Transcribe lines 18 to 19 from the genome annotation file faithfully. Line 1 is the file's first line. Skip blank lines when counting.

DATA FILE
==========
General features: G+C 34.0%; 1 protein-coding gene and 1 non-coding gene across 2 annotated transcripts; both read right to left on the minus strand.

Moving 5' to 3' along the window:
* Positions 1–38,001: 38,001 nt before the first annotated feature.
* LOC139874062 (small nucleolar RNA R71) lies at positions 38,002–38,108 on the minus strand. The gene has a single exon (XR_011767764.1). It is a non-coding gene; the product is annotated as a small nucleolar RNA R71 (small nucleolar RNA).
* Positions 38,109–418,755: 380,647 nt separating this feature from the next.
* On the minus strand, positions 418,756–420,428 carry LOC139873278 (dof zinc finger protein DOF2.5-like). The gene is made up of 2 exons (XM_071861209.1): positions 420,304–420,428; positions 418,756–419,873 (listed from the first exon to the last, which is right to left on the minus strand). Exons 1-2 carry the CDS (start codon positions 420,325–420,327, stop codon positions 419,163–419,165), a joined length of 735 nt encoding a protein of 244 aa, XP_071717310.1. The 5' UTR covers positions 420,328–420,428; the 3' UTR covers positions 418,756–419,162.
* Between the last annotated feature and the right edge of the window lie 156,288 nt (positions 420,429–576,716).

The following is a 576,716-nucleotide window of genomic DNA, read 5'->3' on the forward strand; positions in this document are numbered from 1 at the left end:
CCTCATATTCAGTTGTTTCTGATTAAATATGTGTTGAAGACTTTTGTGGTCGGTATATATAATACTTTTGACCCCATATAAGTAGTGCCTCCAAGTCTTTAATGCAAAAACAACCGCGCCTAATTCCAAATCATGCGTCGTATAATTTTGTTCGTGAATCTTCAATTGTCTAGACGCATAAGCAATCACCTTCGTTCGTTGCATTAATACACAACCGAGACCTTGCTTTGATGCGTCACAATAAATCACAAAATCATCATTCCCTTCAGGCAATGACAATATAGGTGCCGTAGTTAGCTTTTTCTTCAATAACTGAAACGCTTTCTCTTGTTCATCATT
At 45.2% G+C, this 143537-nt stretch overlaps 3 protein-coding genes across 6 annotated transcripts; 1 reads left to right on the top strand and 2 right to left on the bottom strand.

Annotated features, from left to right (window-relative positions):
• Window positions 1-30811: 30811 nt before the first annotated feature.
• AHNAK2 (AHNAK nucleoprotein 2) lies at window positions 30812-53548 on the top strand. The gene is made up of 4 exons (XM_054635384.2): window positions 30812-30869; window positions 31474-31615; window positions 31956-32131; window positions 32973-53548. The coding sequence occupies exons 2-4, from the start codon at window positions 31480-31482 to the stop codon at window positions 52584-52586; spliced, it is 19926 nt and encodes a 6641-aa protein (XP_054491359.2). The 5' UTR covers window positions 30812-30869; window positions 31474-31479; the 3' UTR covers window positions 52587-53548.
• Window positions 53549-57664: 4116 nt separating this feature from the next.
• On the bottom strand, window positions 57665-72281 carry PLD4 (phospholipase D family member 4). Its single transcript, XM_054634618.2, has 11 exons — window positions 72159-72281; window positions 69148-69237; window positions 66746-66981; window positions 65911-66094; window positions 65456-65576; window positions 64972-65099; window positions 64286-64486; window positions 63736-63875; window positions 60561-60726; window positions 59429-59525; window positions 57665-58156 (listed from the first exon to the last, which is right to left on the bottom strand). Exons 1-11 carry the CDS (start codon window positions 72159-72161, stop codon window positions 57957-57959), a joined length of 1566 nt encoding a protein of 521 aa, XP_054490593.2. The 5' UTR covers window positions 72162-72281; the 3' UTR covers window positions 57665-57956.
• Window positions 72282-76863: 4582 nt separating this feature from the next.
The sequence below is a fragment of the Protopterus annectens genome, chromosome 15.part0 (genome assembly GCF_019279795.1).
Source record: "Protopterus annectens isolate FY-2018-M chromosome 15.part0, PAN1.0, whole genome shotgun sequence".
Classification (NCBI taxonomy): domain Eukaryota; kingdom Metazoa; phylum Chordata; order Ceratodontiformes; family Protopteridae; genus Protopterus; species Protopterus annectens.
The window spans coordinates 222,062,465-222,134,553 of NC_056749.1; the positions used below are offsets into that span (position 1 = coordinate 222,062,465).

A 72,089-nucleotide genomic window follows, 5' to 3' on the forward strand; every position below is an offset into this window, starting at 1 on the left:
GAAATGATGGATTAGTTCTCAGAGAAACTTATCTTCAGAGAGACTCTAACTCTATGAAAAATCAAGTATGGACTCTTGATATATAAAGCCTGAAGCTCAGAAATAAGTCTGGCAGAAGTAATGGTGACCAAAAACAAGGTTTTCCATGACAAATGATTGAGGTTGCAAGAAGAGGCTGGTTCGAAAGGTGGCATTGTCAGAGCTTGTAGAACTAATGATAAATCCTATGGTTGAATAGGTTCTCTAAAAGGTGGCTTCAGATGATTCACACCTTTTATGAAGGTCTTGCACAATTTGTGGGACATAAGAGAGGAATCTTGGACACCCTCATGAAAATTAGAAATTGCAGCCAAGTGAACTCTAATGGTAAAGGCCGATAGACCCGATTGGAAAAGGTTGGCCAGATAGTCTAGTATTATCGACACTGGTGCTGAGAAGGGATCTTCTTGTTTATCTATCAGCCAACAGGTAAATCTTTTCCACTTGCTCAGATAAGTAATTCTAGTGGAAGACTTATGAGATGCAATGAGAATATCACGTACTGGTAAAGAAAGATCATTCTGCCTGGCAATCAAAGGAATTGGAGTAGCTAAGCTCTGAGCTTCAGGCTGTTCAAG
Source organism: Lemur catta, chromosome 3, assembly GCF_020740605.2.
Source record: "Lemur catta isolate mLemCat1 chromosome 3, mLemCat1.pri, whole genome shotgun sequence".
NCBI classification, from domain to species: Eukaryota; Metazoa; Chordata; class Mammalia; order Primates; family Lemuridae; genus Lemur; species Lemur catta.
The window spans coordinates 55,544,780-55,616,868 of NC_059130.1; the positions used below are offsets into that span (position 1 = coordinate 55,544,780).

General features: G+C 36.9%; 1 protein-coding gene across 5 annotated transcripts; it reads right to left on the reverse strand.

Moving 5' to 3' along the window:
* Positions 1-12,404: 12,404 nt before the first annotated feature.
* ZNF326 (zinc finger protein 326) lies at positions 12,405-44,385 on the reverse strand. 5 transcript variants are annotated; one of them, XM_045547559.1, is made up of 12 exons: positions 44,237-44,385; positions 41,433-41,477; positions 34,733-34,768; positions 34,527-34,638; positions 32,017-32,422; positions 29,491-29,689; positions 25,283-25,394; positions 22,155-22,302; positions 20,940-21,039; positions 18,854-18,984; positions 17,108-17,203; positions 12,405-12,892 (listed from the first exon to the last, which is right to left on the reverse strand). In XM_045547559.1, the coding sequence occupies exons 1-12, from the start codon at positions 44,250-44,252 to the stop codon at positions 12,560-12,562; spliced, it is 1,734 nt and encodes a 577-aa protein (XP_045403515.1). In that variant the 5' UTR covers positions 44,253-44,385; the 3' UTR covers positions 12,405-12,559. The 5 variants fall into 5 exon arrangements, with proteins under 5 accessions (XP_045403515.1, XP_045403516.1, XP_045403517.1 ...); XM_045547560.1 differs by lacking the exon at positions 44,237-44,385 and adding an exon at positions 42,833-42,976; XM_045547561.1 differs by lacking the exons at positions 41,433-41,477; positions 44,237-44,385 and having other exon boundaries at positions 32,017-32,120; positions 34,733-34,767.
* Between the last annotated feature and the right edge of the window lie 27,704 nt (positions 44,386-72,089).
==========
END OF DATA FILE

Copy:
Source record: "Protopterus annectens isolate FY-2018-M chromosome 15.part0, PAN1.0, whole genome shotgun sequence".
Classification (NCBI taxonomy): domain Eukaryota; kingdom Metazoa; phylum Chordata; order Ceratodontiformes; family Protopteridae; genus Protopterus; species Protopterus annectens.